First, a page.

Canada observed Mental Illness Awareness Week during October 6--12 of 2019. Established in 1992, it is coordinated by an alliance of national organizations called the Canadian Alliance on Mental Illness and Mental Health (CAMIMH.)
Mental Illness, historically treated as a matter of shame and denial, is starting to be discussed openly. Much of that credit belongs not only to organizations like CAMIMH, but also to cultural leaders and political parties taking the lead in exposing Canadians to the causes and cures of these debilitating conditions.
The treatment of the mentally ill in the past is a tale of horrors. For long, the mentally ill were considered to be demon-possessed and “cures” centered on driving out evil spirits by painful means.
We now know that mental illnesses are a function of an imbalance of certain brain chemicals. A healthy brain has proper amounts of the following four main chemicals: Dopamine, Glutamate, Norepinephrine and Serotonin. Dopamine controls behavior, emotion and cognition. Glutamate affects early brain development, cognition, learning and memory. Norepinephrine regulates stress levels and is vital in the “Fight vs. Flight” response and, finally, Serotonin plays a vital role in sleep, depression, appetite and mood.
Genetics plays an important role in the manifestation of mental illnesses, as does the environment. In many cases, the underlying genetic condition needs a “trigger,” such as deep stress, a life-changing event or drug use, to manifest. In some cases, mental illnesses are triggered by purely environmental or behavioral factors.
Mental illnesses are a ‘spectrum’ of disorders, with symptoms ranging from mild to severe. For example, while the general public associates schizophrenia with its worst symptoms, such as visual and auditory hallucinations, delusions or even split-personality disorder, the fact is, a large majority of patients are able to recover and lead productive lives. Long term studies show that 25% of all schizophrenic patients fully recover, 35% become much improved and are able to live independently, 15% improve but need an extensive support network, while only 15% need additional intervention or do not recover.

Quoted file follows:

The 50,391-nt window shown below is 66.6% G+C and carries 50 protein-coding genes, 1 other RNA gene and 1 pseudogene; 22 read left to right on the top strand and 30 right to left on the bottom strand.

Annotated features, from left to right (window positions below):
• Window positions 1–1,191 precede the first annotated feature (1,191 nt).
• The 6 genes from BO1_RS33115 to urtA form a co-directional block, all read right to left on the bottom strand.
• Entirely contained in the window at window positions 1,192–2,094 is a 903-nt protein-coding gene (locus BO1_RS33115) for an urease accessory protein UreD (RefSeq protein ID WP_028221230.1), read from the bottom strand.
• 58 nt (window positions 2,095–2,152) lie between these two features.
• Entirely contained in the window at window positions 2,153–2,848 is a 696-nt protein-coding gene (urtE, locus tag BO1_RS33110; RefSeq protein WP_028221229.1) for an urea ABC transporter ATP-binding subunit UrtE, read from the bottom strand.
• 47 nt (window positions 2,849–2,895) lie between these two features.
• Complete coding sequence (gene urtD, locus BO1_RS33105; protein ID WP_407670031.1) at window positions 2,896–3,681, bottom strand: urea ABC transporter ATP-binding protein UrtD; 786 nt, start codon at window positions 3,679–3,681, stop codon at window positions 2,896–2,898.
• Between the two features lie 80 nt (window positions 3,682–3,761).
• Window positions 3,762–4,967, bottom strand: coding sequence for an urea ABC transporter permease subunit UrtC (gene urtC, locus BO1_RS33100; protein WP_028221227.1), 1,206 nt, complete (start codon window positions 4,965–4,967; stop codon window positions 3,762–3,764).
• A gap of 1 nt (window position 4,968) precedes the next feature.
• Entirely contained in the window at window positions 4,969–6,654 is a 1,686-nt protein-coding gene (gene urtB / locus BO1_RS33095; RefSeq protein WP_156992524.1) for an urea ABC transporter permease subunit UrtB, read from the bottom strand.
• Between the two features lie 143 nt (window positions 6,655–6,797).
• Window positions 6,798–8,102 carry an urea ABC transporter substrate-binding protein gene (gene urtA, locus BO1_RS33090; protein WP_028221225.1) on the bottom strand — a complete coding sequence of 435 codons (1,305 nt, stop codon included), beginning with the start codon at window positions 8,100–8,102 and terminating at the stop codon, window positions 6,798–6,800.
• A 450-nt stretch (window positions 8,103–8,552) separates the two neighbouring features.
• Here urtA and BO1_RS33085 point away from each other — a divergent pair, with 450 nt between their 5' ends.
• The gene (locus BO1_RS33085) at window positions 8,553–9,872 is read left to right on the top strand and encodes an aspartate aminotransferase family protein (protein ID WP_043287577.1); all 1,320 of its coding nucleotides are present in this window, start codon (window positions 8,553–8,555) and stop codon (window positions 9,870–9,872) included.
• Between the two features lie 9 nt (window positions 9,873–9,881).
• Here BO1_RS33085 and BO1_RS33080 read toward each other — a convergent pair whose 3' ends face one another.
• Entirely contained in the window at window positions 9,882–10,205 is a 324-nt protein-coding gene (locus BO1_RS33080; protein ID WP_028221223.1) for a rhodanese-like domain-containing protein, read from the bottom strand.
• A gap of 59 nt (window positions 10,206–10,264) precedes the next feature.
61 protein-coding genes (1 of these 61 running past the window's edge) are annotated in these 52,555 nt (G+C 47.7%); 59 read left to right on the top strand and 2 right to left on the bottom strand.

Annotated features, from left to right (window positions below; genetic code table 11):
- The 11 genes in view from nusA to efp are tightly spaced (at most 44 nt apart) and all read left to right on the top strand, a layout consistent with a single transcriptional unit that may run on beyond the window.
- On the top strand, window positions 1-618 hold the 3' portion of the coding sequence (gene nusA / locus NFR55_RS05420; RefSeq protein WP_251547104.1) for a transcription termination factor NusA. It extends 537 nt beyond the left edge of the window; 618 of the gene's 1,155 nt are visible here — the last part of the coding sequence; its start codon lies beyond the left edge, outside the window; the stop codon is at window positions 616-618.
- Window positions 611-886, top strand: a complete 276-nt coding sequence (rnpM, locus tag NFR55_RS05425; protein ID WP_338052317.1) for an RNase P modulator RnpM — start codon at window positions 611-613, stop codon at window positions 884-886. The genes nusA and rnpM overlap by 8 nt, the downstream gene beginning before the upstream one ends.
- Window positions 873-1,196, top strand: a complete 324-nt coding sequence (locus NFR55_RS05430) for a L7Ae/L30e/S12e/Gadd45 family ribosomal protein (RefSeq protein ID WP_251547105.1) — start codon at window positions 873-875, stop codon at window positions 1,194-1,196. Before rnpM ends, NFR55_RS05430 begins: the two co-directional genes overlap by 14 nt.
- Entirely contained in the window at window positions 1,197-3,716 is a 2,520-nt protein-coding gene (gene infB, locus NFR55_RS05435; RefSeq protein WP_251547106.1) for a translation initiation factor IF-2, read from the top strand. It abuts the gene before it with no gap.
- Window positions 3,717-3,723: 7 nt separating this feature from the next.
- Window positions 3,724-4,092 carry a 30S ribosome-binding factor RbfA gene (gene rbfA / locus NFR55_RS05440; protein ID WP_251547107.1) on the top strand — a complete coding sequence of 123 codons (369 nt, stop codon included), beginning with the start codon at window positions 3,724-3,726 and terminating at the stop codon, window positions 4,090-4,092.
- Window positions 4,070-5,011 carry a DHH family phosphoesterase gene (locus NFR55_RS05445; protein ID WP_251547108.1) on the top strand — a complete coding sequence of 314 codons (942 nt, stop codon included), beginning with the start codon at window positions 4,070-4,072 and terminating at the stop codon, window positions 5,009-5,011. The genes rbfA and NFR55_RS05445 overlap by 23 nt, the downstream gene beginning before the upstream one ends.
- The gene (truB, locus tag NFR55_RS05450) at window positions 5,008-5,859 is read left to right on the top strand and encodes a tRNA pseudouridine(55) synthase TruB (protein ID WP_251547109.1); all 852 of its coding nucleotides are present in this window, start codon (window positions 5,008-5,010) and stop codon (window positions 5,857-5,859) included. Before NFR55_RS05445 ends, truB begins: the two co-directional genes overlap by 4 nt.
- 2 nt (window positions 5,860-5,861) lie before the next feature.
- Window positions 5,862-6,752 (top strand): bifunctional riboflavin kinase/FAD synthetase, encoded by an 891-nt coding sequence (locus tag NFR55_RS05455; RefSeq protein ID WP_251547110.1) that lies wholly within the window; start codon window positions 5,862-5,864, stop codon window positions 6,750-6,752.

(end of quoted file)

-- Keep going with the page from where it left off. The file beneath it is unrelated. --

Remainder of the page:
However, the stigma associated with mental illnesses remains its greatest challenge. It prevents the mentally ill from seeking early detection and devastates family members, who may even deny that the condition exists with their loved ones. By education and advocacy, Canadian society is slowly removing this stigma.
One in three Canadians will suffer from some sort of mental illness during their lives; about 8% will suffer from major depression. The number of serious mental sufferers is about equal to those suffering from Alzheimer’s. Thus, mental illness is closer to many Canadians than they may realize. A change in attitude and education is of great value to all Canadians.
Mohan Ashtakala is the author of "Karma Nation," a literary romance and "The Yoga Zapper," a fantasy novel. (www.mohanashtakala.com) Published by Books We Love (www.bookswelove.com.)